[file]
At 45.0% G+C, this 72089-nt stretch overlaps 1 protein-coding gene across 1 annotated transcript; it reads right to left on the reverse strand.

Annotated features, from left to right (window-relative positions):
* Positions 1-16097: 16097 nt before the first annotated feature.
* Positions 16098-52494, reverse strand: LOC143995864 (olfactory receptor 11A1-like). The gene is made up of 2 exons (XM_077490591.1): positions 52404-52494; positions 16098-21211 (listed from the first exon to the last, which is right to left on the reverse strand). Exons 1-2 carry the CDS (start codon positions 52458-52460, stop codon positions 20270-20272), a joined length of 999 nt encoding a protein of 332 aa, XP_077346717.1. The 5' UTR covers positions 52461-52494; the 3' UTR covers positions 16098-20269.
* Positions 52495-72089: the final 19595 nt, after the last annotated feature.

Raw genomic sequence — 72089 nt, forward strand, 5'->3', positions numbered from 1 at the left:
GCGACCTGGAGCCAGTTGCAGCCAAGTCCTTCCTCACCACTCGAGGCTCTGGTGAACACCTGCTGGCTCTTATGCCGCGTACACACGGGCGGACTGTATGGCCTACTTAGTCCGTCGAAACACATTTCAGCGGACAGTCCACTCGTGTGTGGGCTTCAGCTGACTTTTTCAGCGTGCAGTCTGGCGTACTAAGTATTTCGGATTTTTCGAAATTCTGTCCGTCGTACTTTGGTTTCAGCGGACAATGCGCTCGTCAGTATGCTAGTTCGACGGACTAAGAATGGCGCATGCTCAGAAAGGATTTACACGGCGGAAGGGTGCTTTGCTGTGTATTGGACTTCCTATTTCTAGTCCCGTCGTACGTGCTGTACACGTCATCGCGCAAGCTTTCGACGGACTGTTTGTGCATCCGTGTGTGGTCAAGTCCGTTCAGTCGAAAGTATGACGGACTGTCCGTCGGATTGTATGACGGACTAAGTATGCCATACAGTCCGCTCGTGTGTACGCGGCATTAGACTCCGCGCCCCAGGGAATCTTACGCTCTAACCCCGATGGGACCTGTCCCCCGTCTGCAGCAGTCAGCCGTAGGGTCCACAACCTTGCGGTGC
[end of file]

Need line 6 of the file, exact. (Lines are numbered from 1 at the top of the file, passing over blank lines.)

Raw genomic sequence — 72089 nt, forward strand, 5'->3', positions numbered from 1 at the left: